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The Civil War» Forums » Rules

Subject: 2 questions re: Chesapeake Bay rss

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Fred Finkenbinder
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Hello all! Long-time follower, first time poster to this wonderful site! I have 2 questions regarding the Chesapeake Bay area on the game map that I am hoping some fellow board gamers can clear up for me:

1) If the South chooses to invade Fort Monroe, what column shift modifiers apply? Does the defender get the swamp and the fortress, a navagable river hexside, or a combination of the three, when in combat in the hex?

2) I see mostly un-navigable river hexsides throughout the Chesapeake Bay area, making something like the Peninsula Campaign or any other amphibious planning from the DC/Baltimore/Annapolis staging area theoretically impossible. Historically, invasions like that of New Orleans left from Annapolis, MD. Is this possible in the game and if so, what route of departure can I legally take from that area? Currently I am planning amphibious attacks from Philadelphia for simplicity's sake.

Thanks!
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Peter Walsh
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Hi,

The map/rules regarding the Chesapeake Bay are a little tricky as are the rules regarding column shifts in combat for terrain. To take your questions in order:

1 - The maximum number of column shifts is 4. So if you crossed a navigable river to attack Ft. Monroe, even though this is 6 shifts for the defense, you'd only get 4.

2 - The Chesapeake Bay area is marked with numerous "impassable" hex sides. "Impassable" and "unnavigable" hex sides are not the same thing and the difference is pretty significant though not always easy to parse out. Ocean going NSPs may use the Chesapeake Bay freely. Sea movement routes may also freely use the Chesapeake Bay. It is only land forces and river going NSPs that have to respect the limits of the "impassable" hex sides.

A land force may never move from one hex to another by crossing an impassable hex side. A river going NSP may not move from one coastal hex to another by crossing an impassable hex side. Since most, if not all, Union river NSPs tend to be used in the West, the upshot of these restrictions is to prevent Confederate river NSPs from making easy use of the Chesapeake Bay.

Hope that helps.

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Ken
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bigbadscrubb wrote:
1) If the South chooses to invade Fort Monroe, what column shift modifiers apply? Does the defender get the swamp and the fortress, a navagable river hexside, or a combination of the three, when in combat in the hex?


Only the fortress modifier applies. The fort isn't in the swamp, and you apply river modifiers for hexsides - you don't cross one of those to reach the fort because it's in the same hex as the launching point for the attack. It'll be a tough enough nut to attack.

Quote:
2) I see mostly un-navigable river hexsides throughout the Chesapeake Bay area, making something like the Peninsula Campaign or any other amphibious planning from the DC/Baltimore/Annapolis staging area theoretically impossible.


I don't see how you reach this conclusion. With its massive sea lift capacity, the Union can put the AotP on the Peninsula and then supply it because it's constantly along navigable river or ocean hexsides. The Peninsula campaign isn't an amphibious operation - it's a massive sea lift that resulted (and should result) in an extensive campaign. "Amphibious operations" like New Orleans or Mobile were on a much smaller scale.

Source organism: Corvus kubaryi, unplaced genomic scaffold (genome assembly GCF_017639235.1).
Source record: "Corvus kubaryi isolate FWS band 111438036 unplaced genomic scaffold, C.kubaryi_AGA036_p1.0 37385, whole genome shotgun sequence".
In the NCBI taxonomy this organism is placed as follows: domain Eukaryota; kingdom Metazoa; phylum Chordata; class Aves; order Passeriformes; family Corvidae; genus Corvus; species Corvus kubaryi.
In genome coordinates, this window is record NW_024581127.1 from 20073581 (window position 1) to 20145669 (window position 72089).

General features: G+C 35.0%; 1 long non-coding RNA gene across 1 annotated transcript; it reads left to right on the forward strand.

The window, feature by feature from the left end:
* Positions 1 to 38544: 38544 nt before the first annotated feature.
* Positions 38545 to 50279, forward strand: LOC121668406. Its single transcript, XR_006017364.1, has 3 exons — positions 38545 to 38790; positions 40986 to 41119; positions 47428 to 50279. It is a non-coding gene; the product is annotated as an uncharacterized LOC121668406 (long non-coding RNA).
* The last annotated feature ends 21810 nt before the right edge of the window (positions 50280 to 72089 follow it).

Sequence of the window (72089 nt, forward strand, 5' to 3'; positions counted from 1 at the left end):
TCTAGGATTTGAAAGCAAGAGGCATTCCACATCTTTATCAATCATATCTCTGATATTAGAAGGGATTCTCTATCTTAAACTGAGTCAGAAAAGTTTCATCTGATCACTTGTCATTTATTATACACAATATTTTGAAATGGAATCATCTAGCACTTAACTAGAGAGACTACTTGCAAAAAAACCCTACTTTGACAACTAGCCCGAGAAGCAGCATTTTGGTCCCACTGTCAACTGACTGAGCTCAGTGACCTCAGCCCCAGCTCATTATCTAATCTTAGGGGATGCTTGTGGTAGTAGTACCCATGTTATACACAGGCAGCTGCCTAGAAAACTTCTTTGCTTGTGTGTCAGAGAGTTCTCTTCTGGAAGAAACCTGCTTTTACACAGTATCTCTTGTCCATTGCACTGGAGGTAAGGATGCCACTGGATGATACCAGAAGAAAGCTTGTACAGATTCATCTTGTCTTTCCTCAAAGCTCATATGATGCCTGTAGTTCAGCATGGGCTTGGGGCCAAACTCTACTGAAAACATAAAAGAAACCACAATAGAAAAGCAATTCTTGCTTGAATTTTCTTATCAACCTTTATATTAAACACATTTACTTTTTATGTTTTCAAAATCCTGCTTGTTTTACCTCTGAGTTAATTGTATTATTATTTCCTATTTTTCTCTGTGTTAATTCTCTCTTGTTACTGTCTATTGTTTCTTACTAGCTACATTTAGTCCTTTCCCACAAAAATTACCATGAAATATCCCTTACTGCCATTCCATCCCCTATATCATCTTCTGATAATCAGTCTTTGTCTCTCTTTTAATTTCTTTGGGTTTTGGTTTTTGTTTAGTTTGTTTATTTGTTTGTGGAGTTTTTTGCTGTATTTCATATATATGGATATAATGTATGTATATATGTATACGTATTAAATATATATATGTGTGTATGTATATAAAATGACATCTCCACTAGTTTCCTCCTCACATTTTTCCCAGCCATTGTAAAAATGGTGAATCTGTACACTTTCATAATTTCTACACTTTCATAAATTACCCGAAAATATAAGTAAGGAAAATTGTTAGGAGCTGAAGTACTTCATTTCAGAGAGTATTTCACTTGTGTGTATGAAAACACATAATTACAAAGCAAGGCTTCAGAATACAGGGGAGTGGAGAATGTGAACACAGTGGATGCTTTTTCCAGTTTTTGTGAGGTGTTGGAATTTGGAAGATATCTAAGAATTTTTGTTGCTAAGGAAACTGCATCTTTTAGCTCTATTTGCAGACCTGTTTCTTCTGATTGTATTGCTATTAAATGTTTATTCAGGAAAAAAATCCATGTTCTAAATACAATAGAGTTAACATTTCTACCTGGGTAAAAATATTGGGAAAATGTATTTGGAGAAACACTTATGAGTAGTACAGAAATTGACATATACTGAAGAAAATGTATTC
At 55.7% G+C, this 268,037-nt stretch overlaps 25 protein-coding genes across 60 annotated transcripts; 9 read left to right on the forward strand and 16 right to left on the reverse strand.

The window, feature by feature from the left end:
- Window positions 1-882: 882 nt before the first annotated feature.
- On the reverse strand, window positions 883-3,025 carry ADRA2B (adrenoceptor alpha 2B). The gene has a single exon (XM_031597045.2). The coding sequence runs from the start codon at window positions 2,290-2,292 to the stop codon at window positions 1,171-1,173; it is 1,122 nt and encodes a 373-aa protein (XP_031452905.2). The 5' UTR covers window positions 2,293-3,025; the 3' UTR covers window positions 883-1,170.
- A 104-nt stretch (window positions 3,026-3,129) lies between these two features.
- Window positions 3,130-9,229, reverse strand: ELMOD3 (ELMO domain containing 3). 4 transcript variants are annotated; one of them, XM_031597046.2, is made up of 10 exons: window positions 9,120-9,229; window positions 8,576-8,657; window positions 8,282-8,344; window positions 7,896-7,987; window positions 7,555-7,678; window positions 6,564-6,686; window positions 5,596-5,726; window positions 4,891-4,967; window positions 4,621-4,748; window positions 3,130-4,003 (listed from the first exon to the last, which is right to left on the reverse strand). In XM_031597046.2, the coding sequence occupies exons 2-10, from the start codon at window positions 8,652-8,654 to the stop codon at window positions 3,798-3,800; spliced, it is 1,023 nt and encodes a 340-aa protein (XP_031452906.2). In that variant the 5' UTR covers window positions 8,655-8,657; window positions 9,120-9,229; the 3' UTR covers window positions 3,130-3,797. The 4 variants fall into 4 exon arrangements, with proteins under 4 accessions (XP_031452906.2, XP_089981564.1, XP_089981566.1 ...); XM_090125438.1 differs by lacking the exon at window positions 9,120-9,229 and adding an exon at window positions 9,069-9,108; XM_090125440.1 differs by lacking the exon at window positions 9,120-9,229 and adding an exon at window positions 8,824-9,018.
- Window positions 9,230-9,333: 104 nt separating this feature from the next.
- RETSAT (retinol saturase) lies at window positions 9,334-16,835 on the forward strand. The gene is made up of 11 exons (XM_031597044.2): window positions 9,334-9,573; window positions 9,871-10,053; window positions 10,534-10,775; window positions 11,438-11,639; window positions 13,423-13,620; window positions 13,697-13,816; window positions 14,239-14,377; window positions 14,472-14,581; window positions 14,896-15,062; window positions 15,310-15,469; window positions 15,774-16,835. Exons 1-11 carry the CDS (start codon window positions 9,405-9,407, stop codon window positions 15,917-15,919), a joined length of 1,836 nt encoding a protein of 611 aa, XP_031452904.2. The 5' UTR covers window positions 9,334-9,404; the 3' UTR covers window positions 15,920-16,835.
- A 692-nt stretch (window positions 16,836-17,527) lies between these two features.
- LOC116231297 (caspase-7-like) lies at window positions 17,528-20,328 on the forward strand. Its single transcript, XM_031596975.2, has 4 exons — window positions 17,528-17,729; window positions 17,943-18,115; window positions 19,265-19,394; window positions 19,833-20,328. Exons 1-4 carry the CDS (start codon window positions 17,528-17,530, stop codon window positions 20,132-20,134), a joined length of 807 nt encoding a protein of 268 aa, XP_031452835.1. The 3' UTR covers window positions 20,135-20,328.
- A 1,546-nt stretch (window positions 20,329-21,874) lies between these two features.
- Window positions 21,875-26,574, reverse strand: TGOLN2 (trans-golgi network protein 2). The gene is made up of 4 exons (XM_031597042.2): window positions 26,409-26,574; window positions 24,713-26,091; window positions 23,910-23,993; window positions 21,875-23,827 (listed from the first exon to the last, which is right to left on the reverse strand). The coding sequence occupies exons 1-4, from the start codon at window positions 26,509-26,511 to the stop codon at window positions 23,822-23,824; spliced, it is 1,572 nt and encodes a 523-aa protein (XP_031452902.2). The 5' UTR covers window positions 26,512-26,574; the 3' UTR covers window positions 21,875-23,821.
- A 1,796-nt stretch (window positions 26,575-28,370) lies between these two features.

It's certainly not impossible, it just may not be wise. Even if you leave DC with 6-7 garrison points, that army is stuck there until you can walk it out or the following turn when you can execute another sea lift. That may give the CSA enough shots at DC to isolate it or take it.
 
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Fred Finkenbinder
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Thanks to you both for your fast replies. I failed to realize that the hexsides were "impassable" instead of "un-navigable," so that makes sense. Still, I would argue that Philadelphia may well be a better staging point for amphibious operations, due to the fact that if the rebels take Fort Monroe, the Union would not have to take hit chances passing it to reach the Atlantic Ocean.

In regard to the Fort Monroe hex, if I understand you gentlemen correctly, I pay the extra movement point for entering the swamp, but for combat I only worry about the 2 column shifts for the fortress...correct?

Ken, now that I properly understand the hexside scenario in the Chesapeake Bay area, I know I can sea lift an army to recreate the campaign...however impractical that may be, as you pointed out as well. Sound advice sir!
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Warren Bruhn
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perfalbion wrote:
bigbadscrubb wrote:
1) If the South chooses to invade Fort Monroe, what column shift modifiers apply? Does the defender get the swamp and the fortress, a navagable river hexside, or a combination of the three, when in combat in the hex?


Only the fortress modifier applies. The fort isn't in the swamp, and you apply river modifiers for hexsides - you don't cross one of those to reach the fort because it's in the same hex as the launching point for the attack. It'll be a tough enough nut to attack.



I disagree with Ken regarding the Ft. Monroe hex. This hex is a swamp, as well as a fortress. Therefor there will be 4 column shifts. See the image here (original size, from the gallery on this page), and note the swamp that can be seen just below the Butler counter: